Causes, Symptoms, Treatment & Tests For Skin Cancer

Submitted on March 27, 2012

As the body's largest organ, the skin has several important functions to perform. It protects the internal organs from harmful bacteria, viruses, and germs; it prevents injury to delicate vital organs; and it cools the body through sweat. The sensory power of the skin conveys to the brain, the need for warmth in winter, shade in summer, and the possibility of danger when it feels pain. Skin cancer is the result of an uncontrolled growth of cancerous cells in any of the different layers of the skin. Skin cancers are classified as basal cell carcinoma, squamous cell carcinoma, and melanoma. Although the two non-melanoma types are malignant, they are mostly curable and localized, and they do not spread to other parts of the body. The transformation and abnormal multiplication of the cells that produce melanin, which is the pigment related to skin coloring, results in melanoma.

This is a condition that more harmful than the other two forms of cancer, albeit most melanomas are diagnosed when they are at a localized stage and hence are treatable.

Tests Recommended

Changes in the shape, size, or feel of a mole or bump on the skin need to be examined by a dermatologist. After taking the medical history of a patient into consideration, the dermatologist may conduct a clinical examination of the skin around a mole or a lesion and may take a biopsy sample of the skin to be examined under a microscope for cancerous cells. In cases where the lymph nodes appear larger than usual, a sentinel lymph node biopsy may be needed to check for the spread of the cancer to other parts of the body. Skin cancer test may include biopsies of lumps or crusty sores;this needs to be done under local anesthesia.


Constant or frequent exposure to ultraviolet radiation from the sun is one of the main reasons behind skin cancer. Tanning lamps and exposure to high doses of X-rays and harmful chemicals like arsenic and radium are also known skin cancer causes.

Skin characteristics like freckles and a fair skin with little pigmentation can also increase the risk of skin cancer. Eye or hair color of individuals also plays a role in their susceptibility to contract skin cancer, as people with light colored eyes and those with blond hair appear to be more at risk. Genetic problems associated with skin pigmentation such as albinism and a family history of skin cancer can also raise the risk.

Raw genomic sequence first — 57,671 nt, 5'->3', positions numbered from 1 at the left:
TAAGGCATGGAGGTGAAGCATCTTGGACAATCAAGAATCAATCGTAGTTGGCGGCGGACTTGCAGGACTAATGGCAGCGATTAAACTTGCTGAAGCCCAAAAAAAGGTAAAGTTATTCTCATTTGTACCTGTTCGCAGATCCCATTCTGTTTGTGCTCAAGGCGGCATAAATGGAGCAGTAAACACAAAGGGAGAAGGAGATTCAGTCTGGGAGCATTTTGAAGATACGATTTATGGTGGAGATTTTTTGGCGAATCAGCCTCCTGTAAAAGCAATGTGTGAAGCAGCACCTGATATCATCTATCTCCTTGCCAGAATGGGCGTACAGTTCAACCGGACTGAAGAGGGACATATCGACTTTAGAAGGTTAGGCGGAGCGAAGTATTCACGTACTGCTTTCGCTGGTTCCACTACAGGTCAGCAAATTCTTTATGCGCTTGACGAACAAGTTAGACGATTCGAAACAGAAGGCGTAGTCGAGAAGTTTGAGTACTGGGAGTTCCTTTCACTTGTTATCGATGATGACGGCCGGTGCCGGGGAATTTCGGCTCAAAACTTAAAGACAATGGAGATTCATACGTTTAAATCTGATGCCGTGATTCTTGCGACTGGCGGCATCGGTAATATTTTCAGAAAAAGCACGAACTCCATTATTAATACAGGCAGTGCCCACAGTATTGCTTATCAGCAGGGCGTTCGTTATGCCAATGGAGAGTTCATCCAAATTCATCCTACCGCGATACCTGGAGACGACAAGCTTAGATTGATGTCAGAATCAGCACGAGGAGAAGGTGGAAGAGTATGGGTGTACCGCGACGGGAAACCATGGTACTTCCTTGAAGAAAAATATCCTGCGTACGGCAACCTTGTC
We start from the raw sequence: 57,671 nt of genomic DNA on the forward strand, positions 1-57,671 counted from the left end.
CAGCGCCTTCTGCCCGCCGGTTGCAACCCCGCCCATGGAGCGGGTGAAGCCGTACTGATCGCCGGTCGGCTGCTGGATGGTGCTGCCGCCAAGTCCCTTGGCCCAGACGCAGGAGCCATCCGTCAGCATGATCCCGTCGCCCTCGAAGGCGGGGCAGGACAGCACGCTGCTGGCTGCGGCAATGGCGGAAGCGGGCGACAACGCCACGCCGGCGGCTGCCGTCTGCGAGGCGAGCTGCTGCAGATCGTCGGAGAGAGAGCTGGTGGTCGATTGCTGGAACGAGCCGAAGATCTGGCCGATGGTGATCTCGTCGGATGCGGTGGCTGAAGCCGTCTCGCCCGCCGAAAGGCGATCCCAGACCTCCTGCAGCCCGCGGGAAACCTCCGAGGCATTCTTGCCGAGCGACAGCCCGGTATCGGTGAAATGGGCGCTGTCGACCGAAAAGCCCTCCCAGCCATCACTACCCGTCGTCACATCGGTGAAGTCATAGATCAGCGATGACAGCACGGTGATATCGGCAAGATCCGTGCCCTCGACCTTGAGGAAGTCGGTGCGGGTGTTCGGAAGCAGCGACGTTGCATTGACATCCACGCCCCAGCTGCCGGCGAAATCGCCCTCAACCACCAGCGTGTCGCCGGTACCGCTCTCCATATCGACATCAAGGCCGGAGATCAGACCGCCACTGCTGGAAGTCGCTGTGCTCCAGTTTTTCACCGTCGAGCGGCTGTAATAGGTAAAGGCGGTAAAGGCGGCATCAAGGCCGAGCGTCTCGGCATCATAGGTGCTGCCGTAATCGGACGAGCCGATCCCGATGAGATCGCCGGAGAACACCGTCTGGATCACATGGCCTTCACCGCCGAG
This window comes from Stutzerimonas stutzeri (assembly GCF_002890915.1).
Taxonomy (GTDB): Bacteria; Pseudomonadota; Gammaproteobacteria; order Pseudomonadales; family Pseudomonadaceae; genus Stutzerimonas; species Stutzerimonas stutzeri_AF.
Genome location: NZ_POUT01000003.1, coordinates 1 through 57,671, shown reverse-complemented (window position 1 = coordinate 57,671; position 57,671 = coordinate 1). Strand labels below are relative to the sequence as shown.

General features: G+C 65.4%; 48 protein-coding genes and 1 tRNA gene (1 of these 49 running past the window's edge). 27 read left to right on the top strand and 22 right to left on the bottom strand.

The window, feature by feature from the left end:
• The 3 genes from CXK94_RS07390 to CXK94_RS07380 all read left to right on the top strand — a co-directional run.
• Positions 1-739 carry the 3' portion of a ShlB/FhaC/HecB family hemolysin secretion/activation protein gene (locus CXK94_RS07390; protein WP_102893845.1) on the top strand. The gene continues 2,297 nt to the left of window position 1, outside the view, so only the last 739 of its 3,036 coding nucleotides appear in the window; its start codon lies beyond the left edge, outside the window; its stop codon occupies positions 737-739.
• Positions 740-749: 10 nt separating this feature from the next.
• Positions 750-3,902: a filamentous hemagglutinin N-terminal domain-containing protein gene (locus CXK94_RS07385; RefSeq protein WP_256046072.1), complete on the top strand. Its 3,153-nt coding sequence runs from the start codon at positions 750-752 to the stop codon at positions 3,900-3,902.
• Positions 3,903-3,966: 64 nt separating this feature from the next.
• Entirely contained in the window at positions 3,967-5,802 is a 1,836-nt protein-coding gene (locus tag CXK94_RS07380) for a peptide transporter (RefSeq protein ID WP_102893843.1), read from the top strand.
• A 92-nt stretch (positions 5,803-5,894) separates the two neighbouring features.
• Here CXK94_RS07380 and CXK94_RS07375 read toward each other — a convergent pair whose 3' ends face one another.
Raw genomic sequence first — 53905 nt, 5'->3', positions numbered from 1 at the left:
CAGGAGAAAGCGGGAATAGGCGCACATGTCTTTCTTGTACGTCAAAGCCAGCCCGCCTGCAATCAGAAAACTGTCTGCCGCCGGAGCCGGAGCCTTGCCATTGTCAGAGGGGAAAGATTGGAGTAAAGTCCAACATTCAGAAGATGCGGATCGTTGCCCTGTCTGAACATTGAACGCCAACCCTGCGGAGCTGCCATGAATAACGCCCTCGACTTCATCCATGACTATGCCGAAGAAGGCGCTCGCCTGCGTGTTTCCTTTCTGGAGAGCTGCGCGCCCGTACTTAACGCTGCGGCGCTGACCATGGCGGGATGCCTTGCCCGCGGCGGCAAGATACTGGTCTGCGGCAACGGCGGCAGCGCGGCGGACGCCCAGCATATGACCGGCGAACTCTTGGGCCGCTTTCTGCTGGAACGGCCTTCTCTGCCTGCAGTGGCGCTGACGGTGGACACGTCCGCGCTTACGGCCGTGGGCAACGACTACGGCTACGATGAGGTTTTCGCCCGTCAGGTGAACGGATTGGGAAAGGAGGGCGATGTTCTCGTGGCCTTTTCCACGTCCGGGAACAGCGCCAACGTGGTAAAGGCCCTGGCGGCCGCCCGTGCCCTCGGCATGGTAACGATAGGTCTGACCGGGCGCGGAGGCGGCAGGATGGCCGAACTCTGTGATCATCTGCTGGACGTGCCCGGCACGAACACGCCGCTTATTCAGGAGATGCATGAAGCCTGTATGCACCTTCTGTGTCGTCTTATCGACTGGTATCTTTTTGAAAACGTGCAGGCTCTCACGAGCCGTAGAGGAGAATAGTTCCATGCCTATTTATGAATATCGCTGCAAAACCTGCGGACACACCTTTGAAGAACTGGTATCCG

Skin cancers can be easily detected by a physical examination and by observation of changes in the pigmentation of the skin. Raised bumps that are shiny and smooth, with tiny blood vessels that are visible on the surface of the lesion, may appear on the skin that is most exposed to sunlight. A persistent sore that does not heal quickly or one that becomes hard and scaly should be brought to the attention of the attending physician. A mole or a dark brown spot on the skin that changes in shape or size also needs to be looked at by a medical practitioner as it could signal the start of skin cancer. Sudden raised moles, ulceration, itching, and bleeding of moles are skin cancer symptoms and warning signs that need to be taken seriously. A doctor may examine the lymph nodes to check if the cancer has spread to other parts of the body in case of melanomas. Along with other skin cancer symptoms, headaches, cough, and fever indicate low immunity and the need for urgent medical attention to deal with the cancer.


The choice of a skin cancer treatment method depends on the stage of the cancer, the type, size, location, the level of penetration of the cancerous lump, and the age and overall physical condition of the patient. Cryosurgery, which involves freezing the cancerous tissue in the case of superficial tumors, is a fairly simple procedure using liquid nitrogen. Since there is no cutting or bleeding involved, there is no need for anesthesia. Similarly, radiation therapy using X-rays can be done on patients who cannot or do not opt for surgery due to old age or health conditions. Excisional surgery by a surgeon involves cutting out the entire tumor with an adequate safety margin of the surrounding tissue so that the cancer does not reappear.

Laser therapy involves the use of laser beams to remove the cancerous tissue and can be a bloodless procedure. Photodynamic therapy uses a medication with a photosensitizing agent to highlight the affected area,after which a strong beam of light is directed to these areas to destroy the cancerous cells.The most popular treatment option is Mohs surgery, which uses a scalpel to remove the tumor.Every layer of the tissue is examined for cancerous cells and then removed from around tumor. If the cancerous cells are present in a layer, the next layer is removed until the microscope shows a layer devoid of the harmful cells. Equally effective is curettage and electro dissection, which involves removing the tumor and burning the layer of tissue below it with a cauterized needle to kill remaining cancer cells as well as to stop the blood flow.

Drugs targeted at cancer cells may be used in topical creams and lotions as part of the chemotherapy for skin cancer. For skin cancers that have metastasized, systemic chemotherapy may be the only solution. Biological therapy, on the other hand, stimulates the body's own immune system to destroy the harmful cancerous cells.